Stargart disease is an inherited eye disease that affects dogs, primarily Labrador Retrievers. Onset of significant clinical signs is late in life, with affected dogs presenting with observable visual problems around 10 years of age. As with other retinal degenerations, such as progressive retinal atrophy, Stargardt disease is characterised by the degeneration of the rod and cone photoreceptor cells of the retina. Dog therefore experience visual deficits in bright and low light conditions. It is a progressive disease and symptoms will get worse as the dog ages.
The frameshift insertion in the gene called ABCA4 that causes Stargardt Disease in Labrador retriever is autosomal recessive. This means that dogs that carry two copies of the mutation (homozygotes) will almost certainly develop Stargardt Disease during their lives. Dogs that carry a single copy of the mutation (also known as carriers or heterozygotes) will not develop Stargardt Disease as a result of the ABCA4 mutation, but they will pass the mutation onto about half of any offspring they have. Breeding dogs that will not develop Stargardt Disease should be the breeder’s priority, with a reduction in mutation frequency within the whole breed being the secondary, longer-term target.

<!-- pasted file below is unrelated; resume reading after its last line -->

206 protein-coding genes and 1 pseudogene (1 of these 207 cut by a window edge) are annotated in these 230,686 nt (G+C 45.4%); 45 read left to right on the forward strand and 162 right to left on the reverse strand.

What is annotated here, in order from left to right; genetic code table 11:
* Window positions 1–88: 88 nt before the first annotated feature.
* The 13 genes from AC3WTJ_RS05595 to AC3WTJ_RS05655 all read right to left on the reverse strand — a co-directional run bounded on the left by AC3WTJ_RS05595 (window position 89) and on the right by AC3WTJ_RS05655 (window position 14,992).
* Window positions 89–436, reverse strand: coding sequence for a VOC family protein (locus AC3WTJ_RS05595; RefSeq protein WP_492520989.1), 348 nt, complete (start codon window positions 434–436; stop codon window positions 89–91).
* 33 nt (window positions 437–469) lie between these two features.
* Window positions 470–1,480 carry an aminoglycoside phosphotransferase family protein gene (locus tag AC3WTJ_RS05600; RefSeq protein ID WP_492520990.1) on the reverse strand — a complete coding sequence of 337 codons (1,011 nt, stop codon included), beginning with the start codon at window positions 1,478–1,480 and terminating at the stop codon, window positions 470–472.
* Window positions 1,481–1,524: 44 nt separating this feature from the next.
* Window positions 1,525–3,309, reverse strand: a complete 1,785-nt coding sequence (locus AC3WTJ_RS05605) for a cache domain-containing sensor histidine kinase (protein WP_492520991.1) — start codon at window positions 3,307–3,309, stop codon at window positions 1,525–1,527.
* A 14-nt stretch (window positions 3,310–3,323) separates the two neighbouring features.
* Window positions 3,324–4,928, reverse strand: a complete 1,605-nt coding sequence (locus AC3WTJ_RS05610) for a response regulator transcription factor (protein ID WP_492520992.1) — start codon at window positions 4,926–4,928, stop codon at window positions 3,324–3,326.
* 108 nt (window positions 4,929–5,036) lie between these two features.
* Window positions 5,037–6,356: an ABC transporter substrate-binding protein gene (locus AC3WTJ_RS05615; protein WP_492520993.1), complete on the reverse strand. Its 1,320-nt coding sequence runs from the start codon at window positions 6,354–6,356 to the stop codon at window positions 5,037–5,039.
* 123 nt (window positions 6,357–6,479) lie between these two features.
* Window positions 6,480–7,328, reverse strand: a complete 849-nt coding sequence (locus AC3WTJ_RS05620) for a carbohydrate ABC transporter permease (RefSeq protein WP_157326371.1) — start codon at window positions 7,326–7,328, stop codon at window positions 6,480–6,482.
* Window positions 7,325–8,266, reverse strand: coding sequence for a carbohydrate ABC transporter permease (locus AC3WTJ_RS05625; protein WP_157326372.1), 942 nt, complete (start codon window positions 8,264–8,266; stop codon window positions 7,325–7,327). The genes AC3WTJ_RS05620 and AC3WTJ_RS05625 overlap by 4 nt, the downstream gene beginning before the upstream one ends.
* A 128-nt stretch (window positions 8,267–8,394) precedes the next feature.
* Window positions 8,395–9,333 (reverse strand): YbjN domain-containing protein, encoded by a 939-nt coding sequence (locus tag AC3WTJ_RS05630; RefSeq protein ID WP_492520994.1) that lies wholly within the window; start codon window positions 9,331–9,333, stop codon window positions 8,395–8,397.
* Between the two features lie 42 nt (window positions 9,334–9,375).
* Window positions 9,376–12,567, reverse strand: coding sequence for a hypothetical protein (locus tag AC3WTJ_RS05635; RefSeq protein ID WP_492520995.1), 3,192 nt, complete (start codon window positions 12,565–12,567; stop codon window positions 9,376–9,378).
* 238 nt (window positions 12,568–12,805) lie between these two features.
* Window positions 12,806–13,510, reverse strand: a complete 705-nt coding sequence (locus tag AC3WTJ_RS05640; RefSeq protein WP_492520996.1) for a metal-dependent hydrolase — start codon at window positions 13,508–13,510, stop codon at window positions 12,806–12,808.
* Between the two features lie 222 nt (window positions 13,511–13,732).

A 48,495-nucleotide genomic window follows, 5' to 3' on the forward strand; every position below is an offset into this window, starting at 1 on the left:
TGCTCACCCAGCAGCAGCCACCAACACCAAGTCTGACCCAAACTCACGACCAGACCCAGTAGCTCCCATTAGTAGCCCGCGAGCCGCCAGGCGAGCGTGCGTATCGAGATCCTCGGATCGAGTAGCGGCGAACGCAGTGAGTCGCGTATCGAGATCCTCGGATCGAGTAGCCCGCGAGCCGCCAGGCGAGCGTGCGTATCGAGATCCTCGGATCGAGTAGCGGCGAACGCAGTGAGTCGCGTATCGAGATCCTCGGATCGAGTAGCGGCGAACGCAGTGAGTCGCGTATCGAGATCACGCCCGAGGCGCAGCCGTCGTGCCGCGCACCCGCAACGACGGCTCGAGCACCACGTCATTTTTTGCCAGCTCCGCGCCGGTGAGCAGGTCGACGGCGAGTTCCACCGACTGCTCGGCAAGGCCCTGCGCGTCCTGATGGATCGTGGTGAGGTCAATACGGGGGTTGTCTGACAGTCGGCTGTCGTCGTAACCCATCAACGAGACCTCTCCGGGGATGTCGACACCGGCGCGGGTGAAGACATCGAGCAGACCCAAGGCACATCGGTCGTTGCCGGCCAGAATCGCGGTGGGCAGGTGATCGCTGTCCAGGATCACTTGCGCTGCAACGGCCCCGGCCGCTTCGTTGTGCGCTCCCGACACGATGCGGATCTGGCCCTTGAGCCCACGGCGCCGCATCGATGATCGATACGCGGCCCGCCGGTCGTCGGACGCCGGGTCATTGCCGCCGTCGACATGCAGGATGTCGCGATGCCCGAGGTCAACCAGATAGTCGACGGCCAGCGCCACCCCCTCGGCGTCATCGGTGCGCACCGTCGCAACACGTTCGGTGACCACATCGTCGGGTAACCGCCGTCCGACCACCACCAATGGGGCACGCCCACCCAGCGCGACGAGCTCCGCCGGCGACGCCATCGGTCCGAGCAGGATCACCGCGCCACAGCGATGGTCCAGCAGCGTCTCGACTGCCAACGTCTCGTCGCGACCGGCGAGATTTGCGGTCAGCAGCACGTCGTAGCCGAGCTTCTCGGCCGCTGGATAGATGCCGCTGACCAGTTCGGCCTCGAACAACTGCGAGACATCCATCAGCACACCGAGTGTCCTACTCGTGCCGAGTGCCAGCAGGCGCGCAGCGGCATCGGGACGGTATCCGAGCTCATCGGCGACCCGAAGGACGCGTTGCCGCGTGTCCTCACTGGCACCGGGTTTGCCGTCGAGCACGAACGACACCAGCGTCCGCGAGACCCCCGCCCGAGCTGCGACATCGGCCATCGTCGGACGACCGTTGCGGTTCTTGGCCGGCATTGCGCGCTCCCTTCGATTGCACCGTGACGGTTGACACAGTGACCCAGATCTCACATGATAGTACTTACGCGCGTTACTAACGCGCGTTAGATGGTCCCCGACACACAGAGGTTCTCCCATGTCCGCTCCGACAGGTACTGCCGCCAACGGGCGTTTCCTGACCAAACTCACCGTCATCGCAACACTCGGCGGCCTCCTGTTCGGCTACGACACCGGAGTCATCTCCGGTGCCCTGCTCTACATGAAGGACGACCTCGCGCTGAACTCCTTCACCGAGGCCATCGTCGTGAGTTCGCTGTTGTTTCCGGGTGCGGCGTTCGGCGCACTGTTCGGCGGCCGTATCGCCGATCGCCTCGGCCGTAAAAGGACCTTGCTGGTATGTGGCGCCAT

Carriers can be bred from safely, provided they are mated to a dog that has also been tested and is clear of the ABCA4 mutation (i.e. carry no copies of the mutation). If a carrier is mated to a clear dog approximately half of the resulting puppies will also be carriers, so should be tested themselves prior to breeding. Breeding carriers to tested, clear dogs is safe, in terms of avoiding dogs affected with Stargardt Disease, and will help to maintain the genetic diversity of a breed. It is therefore encouraged, particularly in the first few generations following the availability of a new genetic test, so that other desirable characteristics and traits can be preserved before the frequency of the disease mutation within the breed is gradually reduced.